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The Maratona dles Dolomites: a ride like no other

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It’s hard to fathom what lays ahead, in the pure darkness preceding dawn. The mountains are pitch black, their jagged outline just decipherable against the slowly brightening sky. Later in the day the landscape will be awash with colour, verdant strokes of green draping the valley below and swathes of endless blue stretched out above, but for now it’s only shadows. The hulking mass of the mountains loom large and the atmosphere is a mixture  of giddy eagerness and trepidation. Helicopters hover above, silhouetted against a not-yet-bright, early morning sky and more than 9,000 riders busy themselves with last-minute checks, coffee and enthusiastic chatter. The announcers heap more excitement on an already keen crowd, and nestled in the expectant throng it doesn’t seem so cold.

Snugly tucked into the peloton, the first kilometres are a magical blur, rising slowly with the mountains and the sun to the first of the day’s enormous crests. You know you’re climbing, but the gradients are still gentle, welcoming, or to borrow a phrase from the Italian, almost sweet. 





The race has grown from a small event held by a few enterprising locals to an international carnival of cycling. It’s been 29 years since the first Maratona, and in that time it’s taken on a significance unrelated to cycling as well. The route winds its way through some of Europe’s most spectacular scenery and the event serves to celebrate and focus attention on these all-too-rare, often fragile places. The emphasis is very much on getting as many people as possible to connect with nature – not a hard thing to do in a landscape that’s so inspiring it’s by UNESCO – and to contemplate our relationship with it. It’s the only event of its kind to be certified carbon neutral and the official jerseys even have an extra pocket on the side for your litter – just one of the many little things they do that other events should imitate. In every aspect the organisation is more akin to what you’d expect at a professional race, which is just as well, because people have come from far and wide. Anything less than perfect, and it would chaotic. Instead, the whole day runs like clockwork and every need is catered for. You still need to be able to haul yourself and the bike up the mountains, of course, but everything else is looked after.

You know it won’t be easy, but you also know that you’ll be quick to forget the more grizzly details. It’s that rose-tinted sense of achievement, the way memory tends to round out the shaper edges of experience, that makes this sport great. Pain and pleasure are normally a rigid dichotomy, but on the bike they come in harmony. You can’t have one without the other in cycling. To feel the wild rush, descending at great speed from the top of the world to the valley below, you first have to climb up there.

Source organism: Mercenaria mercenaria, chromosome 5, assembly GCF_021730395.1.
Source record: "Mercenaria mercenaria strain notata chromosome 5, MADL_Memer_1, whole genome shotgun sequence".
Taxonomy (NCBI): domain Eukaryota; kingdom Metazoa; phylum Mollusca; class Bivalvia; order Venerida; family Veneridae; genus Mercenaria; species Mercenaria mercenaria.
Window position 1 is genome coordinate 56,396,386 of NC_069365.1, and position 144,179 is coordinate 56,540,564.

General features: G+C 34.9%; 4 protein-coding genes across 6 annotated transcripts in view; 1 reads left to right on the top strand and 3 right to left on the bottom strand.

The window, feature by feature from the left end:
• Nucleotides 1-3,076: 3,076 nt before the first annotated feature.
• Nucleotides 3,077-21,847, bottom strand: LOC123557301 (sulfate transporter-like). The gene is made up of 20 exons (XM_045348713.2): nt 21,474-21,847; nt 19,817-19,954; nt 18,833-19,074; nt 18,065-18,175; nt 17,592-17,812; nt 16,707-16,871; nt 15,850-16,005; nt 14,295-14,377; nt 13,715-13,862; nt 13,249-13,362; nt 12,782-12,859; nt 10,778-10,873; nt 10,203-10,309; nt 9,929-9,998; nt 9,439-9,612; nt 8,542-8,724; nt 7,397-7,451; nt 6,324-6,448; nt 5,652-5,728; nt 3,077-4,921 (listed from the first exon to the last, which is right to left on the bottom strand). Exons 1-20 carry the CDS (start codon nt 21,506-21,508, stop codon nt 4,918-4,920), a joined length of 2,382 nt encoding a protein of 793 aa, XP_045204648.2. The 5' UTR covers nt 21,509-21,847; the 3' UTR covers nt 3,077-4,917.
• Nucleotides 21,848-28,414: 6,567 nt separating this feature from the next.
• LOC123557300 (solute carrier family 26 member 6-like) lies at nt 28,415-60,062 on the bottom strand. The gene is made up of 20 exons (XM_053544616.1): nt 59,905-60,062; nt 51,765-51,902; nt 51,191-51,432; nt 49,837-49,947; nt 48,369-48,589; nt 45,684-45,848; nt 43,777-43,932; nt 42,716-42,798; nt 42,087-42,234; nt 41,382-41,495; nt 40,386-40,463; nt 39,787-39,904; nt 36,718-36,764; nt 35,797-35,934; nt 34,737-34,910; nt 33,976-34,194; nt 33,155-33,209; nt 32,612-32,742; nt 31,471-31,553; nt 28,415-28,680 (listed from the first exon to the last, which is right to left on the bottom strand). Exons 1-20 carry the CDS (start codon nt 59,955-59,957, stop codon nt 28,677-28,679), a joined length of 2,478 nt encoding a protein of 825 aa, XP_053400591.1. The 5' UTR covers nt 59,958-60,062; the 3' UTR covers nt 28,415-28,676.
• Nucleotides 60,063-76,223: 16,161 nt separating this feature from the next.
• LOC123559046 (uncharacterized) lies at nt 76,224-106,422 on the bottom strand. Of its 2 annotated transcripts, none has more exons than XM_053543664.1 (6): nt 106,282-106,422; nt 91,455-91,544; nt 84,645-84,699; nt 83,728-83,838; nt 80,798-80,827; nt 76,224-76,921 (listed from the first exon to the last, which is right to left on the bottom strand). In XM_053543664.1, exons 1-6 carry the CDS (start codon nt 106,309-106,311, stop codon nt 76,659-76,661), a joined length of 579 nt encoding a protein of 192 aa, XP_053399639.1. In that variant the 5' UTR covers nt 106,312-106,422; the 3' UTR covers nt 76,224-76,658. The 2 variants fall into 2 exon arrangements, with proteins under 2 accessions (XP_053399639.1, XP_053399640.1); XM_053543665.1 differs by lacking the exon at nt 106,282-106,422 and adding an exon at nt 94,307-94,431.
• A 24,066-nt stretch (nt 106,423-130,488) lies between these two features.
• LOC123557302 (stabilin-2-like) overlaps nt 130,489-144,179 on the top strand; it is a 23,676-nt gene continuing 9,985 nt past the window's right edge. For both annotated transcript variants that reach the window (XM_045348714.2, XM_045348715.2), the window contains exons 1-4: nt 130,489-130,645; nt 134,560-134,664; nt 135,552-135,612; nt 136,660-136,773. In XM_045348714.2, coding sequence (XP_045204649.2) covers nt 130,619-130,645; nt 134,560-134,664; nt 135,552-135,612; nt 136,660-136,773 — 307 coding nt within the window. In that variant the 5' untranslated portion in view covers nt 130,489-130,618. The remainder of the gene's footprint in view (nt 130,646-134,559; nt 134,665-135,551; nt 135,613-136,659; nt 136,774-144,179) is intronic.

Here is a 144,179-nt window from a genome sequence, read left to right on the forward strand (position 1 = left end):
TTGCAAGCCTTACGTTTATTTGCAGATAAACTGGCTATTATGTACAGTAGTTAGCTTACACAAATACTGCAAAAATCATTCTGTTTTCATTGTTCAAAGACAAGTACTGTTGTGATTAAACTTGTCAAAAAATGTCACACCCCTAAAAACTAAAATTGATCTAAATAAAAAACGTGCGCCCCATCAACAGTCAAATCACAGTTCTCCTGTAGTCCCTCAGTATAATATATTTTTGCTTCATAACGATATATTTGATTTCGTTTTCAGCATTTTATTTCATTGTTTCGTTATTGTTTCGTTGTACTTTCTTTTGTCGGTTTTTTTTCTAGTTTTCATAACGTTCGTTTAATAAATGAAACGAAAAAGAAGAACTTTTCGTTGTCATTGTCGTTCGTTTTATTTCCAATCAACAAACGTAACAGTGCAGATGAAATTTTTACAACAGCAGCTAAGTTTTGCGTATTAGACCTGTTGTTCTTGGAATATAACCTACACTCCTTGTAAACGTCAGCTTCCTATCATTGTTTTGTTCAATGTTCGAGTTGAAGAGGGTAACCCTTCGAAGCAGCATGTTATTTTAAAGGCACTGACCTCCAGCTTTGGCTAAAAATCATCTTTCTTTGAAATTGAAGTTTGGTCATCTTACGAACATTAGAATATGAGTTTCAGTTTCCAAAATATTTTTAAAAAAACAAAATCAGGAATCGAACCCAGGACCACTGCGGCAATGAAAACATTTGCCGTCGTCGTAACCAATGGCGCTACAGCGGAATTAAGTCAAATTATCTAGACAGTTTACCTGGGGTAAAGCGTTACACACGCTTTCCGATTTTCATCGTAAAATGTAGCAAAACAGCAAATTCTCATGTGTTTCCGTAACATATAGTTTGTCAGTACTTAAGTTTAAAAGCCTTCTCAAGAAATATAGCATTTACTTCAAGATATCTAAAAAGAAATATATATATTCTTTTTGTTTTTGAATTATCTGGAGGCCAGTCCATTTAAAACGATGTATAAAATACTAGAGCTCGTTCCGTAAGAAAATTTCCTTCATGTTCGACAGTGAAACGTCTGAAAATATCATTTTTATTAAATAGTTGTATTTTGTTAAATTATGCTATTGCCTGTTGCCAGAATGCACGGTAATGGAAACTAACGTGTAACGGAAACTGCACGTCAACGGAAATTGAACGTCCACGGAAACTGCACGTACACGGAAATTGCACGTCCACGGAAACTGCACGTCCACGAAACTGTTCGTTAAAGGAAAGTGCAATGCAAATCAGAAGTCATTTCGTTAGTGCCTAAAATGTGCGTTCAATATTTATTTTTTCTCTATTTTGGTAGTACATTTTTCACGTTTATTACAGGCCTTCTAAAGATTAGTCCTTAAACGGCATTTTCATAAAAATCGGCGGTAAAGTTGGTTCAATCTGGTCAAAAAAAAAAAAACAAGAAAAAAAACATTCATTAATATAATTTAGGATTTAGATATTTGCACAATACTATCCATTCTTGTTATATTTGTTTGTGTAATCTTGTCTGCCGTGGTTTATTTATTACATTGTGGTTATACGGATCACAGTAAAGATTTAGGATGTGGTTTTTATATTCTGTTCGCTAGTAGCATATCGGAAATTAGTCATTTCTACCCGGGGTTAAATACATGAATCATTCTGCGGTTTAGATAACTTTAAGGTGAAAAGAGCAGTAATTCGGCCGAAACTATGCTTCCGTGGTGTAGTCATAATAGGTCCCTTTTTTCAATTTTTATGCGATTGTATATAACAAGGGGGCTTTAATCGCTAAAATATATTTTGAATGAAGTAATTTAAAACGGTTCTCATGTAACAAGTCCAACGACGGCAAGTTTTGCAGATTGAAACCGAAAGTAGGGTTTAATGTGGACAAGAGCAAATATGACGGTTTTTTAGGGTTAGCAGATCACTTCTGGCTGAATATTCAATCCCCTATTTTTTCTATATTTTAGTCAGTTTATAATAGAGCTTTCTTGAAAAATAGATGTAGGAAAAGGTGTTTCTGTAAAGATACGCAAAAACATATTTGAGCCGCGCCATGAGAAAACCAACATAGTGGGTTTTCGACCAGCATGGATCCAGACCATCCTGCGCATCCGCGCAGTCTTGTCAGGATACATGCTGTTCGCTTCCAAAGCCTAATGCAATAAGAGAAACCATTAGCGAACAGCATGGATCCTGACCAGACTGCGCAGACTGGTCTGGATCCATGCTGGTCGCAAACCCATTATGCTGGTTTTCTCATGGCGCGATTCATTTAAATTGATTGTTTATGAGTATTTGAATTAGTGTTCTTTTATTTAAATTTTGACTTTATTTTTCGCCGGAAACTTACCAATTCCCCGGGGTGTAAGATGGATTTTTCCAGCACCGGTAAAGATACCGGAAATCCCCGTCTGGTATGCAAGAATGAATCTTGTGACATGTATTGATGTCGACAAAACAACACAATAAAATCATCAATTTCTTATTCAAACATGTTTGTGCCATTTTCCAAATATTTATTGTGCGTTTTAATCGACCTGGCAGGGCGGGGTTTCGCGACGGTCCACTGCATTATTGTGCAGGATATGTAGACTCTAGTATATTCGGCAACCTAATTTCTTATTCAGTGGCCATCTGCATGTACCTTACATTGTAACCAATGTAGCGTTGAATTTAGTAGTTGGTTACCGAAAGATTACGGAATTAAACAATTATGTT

The terrain is varied, ranging from lush green pastures to barren, snow-covered rock. Canopies of trees and shady woodlands give way to snaking switchbacks, exposed to the sun and the wind, and challenging climbs test body and mind but also guarantee the rich reward of a lengthy, high-paced descent.

These roads are paved with cycling history and on race-day, lined with fans. Which makes for great riding. There’s a savage beauty to the peaks and a gentle grandeur to the farms and modest hamlets that lay below. It’s a land of stark contrast, but one also marked by an peculiar harmony that you can’t fail to be struck by during the Maratona’s more quiet moments. Everything here – the roads, the mountains, the small towns, the locals, even these thousands of cyclists – is in its right place. 



Win An 8-Day Tour of Portugal with inGamba!



We like to think that inGamba has some of the best partners in the business, but there’s always room for more and we never stop looking for new, like-minded people to collaborate with and build even better cycling experiences for our guests. Which is why we’re excited to working with our new friends at The Feed.

They’re a passionate group of athletes who believe that nutrition isn’t a one size fits all subject. They search the globe for new nutritional products that offer something special – and then they bring them to you. The recommendations are based on personal experience, science, and advice from pro athletes, so you know you’re getting the very best.

In collaboration with The Feed, inGamba is giving away one spot for our Portugal Randonee trip this autumn, from Sunday 6 September – Sunday 13 September, 2015.




On this week-long, point-to-point cycling odyssey with InGamba you’ll get to know Portugal, city by city, from the sea to the mountains and from the mountains to the valleys, all from the vantage point of your saddle — and the dinner table.

This awesome prize is valued at $7,250 and includes:

    • Riding 50-100 miles per day through beautiful Portugal.
    • The use of one of our World Tour-level Pinarello Dogma F8s, equipped with Shimano Dura Ace Di2 and Zipp carbon tubulars.
    • Plenty of gorgeous kit from Giordana to make sure you look and feel amazing on the bike.
    • The full inGamba treatment from our team of mechanics, soigneurs and support vehicles.
    • You’ll sample the best food that each region has to offer: seafood straight from the ocean, traditional soups and sausages, beautiful broa, which is a traditional bread and world-renowned specialties like leitão, the unforgettable Portuguese take on roast suckling pig.
    • You’ll stay in a selection of the best accommodation – all four star hotels – that highlight the distinctive marriage of old and new that makes this country so alluring, mysterious and beautiful.
    • The Feed will buy your plane ticket to Portugal!

For more on The Feed and to enter this incredible competition, just click here and answer the simple question.


Davide Cassani: Ride the Dolomites with an Italian legend